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A graphic depiction of an aboriginal funeral on the Murray River in the half light. The body is carried in a dugout canoe accompanied by six other canoes, one with a fire on board.

The artist John Mather, (1848-1916) came to Australia in 1878 from Scotland. He was a founding member and later president of the Victorian Artists Society. His work is represented in state galleries throughout Australia and New Zealand.

Engraved by Samuel Calvert. (1828-1913).

Wood engravings were first produced in Europe in the fifteenth century. During the late eighteenth century the process was re-introduced and used for inexpensive illustrated books. The nineteenth century publishing phenomena of the illustrated newspaper was made possible by use of the technique. The process allowed for the illustration and the text to be printed by a single pass through the printing press using the letterpress method.  It also made it possible for several engravers or even a team to produce and work on a single illustration at the same time.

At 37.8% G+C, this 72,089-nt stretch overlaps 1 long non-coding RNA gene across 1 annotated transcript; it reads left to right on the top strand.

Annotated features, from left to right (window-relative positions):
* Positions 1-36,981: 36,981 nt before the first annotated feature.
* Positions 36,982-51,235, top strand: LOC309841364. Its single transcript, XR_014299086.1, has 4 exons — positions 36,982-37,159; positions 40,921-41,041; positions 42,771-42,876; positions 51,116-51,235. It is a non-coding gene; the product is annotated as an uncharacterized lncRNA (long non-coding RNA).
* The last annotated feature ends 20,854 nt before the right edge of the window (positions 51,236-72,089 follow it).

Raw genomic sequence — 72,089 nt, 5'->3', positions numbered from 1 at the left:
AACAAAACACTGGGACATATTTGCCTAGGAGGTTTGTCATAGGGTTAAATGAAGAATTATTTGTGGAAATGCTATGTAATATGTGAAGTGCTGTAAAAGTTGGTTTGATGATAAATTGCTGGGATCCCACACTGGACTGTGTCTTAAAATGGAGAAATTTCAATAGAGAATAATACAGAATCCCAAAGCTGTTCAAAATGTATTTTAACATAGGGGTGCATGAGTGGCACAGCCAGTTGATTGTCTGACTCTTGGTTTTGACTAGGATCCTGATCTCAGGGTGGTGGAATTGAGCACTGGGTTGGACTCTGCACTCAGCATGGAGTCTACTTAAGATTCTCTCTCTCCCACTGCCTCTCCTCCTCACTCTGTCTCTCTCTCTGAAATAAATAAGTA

A further developement to the technique was the addition of a lithographic tint block, almost exclusively used for supplementary illustrations loosely inserted into the published newspaper. Very few of these supplements survive. Graphic illustration was made possible with the simple addition of a tint block.

Produced by the Melbourne lithographic printers Charles Troedel & Co. and was included as a supplement to The Illustrated New Zealand Herald.


Tinted wood engraving.

305 x 432 mm. (Image size).







"A NATIVE FUNERAL" John Mather. 1886

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